Herpes info for lesbians
Originally Published: December 4, 1998 - Last Updated / Reviewed On: March 23, 2015
(1) Dear Alice,
All the information I have found about herpes is written for heterosexual couples. Are there studies about herpes in lesbians? How can I prevent transmission of the virus to my partner? I'm totally asymptomatic.
I'm female, in a relationship with another female. She is okay with the fact that I have herpes. I JUST NEED TO KNOW HOW TO PROTECT HER from contracting the virus. Please help me out here.
Dear Lesbian and Reader #2,
One of the most important steps you can take to protect your partner from contracting herpes is to tell her that you have herpes. By being open and honest, the two of you can communicate about what risks you are, and are not, willing to take together. It will also allow her to learn about herpes — both from the perspective of protecting herself, as well as discovering what your experiences with the virus have been. Not only will this help you protect your partner, it may also help you develop a stronger and more open relationship.
Strategies for preventing herpes transmission really boil down to preventing contact with infected areas of skin; this holds true for any intimate partners, regardless of gender. The herpes virus is spread via direct skin-to-skin contact both when the virus is active (sores are present) and possibly when an infected person has no visible sores (a process known as viral shedding). Prior to an outbreak of herpes, most people notice an itching or tingling sensation. This can become a good warning that an outbreak is imminent and that you and your partner should avoid touching the area where sores normally appear. Unfortunately, herpes is a tricky virus and can spread even when you don't have sores other symptoms. For this reason, many partners practice safer sex every time (think barriers that cover the skin where sores normally occur).
For women who sleep with women (and everyone else), the first step in preventing transmission is to avoid contact with infected areas of skin, whether on the mouth, vulva, thighs, butt, or elsewhere, when sores are present. Sores contain high quantities of the virus and touching the sores is painful for many people. People who have herpes can talk with a health care provider about medications that can help control outbreaks. These viral suppressive medications are also believed to help reduce the risk of viral shedding, providing outbreak relief and partner protection.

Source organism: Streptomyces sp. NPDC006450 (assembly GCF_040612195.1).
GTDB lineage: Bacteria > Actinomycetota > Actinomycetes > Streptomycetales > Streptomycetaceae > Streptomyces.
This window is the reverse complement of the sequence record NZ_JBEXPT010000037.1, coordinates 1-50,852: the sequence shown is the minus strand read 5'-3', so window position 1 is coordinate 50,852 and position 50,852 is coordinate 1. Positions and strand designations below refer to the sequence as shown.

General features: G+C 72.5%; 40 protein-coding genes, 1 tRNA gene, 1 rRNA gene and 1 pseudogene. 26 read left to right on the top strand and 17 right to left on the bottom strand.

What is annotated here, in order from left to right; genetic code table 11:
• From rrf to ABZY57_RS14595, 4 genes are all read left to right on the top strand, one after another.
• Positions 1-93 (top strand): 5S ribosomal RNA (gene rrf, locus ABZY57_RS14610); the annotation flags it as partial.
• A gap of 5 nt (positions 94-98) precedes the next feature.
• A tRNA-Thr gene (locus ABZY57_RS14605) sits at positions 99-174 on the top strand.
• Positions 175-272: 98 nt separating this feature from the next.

To prevent transmitting the virus, the person with herpes should cover the area where sores normally appear. You can use a dental dam (or non-lubed condom that you cut down the middle and spread open) to cover the vagina, clitoris, anus, or what have you. If penetration is occurring (with fingers, sex toys, etc.) cover the object with a condom, medical glove, or other barrier that fits the object. In a pinch or if latex causes either of you irritation, non-microwavable plastic wrap can also serve as a barrier.
Consider where most of your herpes episodes occur. On your mouth in the form of cold sores? On your inner thighs? On some part of your genitals? Covering the most likely sites for sores will help prevent spreading the herpes virus. You may also want to check out the ASHA Herpes Resource Center website for more information.
You and your partner may decide to use barriers, avoid intimate contact when you believe the herpes virus is present on the surface of your skin, take viral suppressive medication, or a combination of these approaches. Whatever the decision, it's good to make it together, recognizing the risks involved and sharing the pleasures.